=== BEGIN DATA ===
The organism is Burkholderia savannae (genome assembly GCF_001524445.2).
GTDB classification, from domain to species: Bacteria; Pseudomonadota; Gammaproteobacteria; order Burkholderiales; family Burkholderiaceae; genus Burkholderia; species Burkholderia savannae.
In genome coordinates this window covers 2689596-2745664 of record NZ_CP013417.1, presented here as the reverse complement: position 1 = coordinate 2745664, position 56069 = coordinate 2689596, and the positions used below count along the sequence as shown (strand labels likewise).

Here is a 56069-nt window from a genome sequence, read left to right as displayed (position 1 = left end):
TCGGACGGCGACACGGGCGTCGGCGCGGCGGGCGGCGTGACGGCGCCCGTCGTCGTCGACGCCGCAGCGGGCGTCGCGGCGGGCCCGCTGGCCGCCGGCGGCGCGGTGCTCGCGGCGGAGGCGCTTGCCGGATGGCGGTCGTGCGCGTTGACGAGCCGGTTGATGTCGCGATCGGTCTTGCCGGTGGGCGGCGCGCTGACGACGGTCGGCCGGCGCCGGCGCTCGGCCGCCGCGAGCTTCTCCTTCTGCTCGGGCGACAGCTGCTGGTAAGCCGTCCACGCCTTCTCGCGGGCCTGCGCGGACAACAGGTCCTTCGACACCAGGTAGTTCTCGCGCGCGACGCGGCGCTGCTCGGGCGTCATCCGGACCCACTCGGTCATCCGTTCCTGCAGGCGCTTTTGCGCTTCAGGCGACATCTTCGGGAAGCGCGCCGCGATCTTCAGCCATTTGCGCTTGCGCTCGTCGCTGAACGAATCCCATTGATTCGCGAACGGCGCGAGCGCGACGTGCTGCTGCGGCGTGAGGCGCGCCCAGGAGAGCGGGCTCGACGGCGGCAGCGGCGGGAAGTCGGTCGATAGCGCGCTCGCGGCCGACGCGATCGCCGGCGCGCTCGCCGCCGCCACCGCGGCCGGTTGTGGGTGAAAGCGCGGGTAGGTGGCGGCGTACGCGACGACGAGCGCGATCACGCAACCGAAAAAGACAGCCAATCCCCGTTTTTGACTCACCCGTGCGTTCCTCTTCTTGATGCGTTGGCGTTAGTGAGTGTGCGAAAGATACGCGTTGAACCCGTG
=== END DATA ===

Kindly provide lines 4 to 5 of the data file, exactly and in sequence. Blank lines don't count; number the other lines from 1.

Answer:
Here is a 56069-nt window from a genome sequence, read left to right as displayed (position 1 = left end):
TCGGACGGCGACACGGGCGTCGGCGCGGCGGGCGGCGTGACGGCGCCCGTCGTCGTCGACGCCGCAGCGGGCGTCGCGGCGGGCCCGCTGGCCGCCGGCGGCGCGGTGCTCGCGGCGGAGGCGCTTGCCGGATGGCGGTCGTGCGCGTTGACGAGCCGGTTGATGTCGCGATCGGTCTTGCCGGTGGGCGGCGCGCTGACGACGGTCGGCCGGCGCCGGCGCTCGGCCGCCGCGAGCTTCTCCTTCTGCTCGGGCGACAGCTGCTGGTAAGCCGTCCACGCCTTCTCGCGGGCCTGCGCGGACAACAGGTCCTTCGACACCAGGTAGTTCTCGCGCGCGACGCGGCGCTGCTCGGGCGTCATCCGGACCCACTCGGTCATCCGTTCCTGCAGGCGCTTTTGCGCTTCAGGCGACATCTTCGGGAAGCGCGCCGCGATCTTCAGCCATTTGCGCTTGCGCTCGTCGCTGAACGAATCCCATTGATTCGCGAACGGCGCGAGCGCGACGTGCTGCTGCGGCGTGAGGCGCGCCCAGGAGAGCGGGCTCGACGGCGGCAGCGGCGGGAAGTCGGTCGATAGCGCGCTCGCGGCCGACGCGATCGCCGGCGCGCTCGCCGCCGCCACCGCGGCCGGTTGTGGGTGAAAGCGCGGGTAGGTGGCGGCGTACGCGACGACGAGCGCGATCACGCAACCGAAAAAGACAGCCAATCCCCGTTTTTGACTCACCCGTGCGTTCCTCTTCTTGATGCGTTGGCGTTAGTGAGTGTGCGAAAGATACGCGTTGAACCCGTG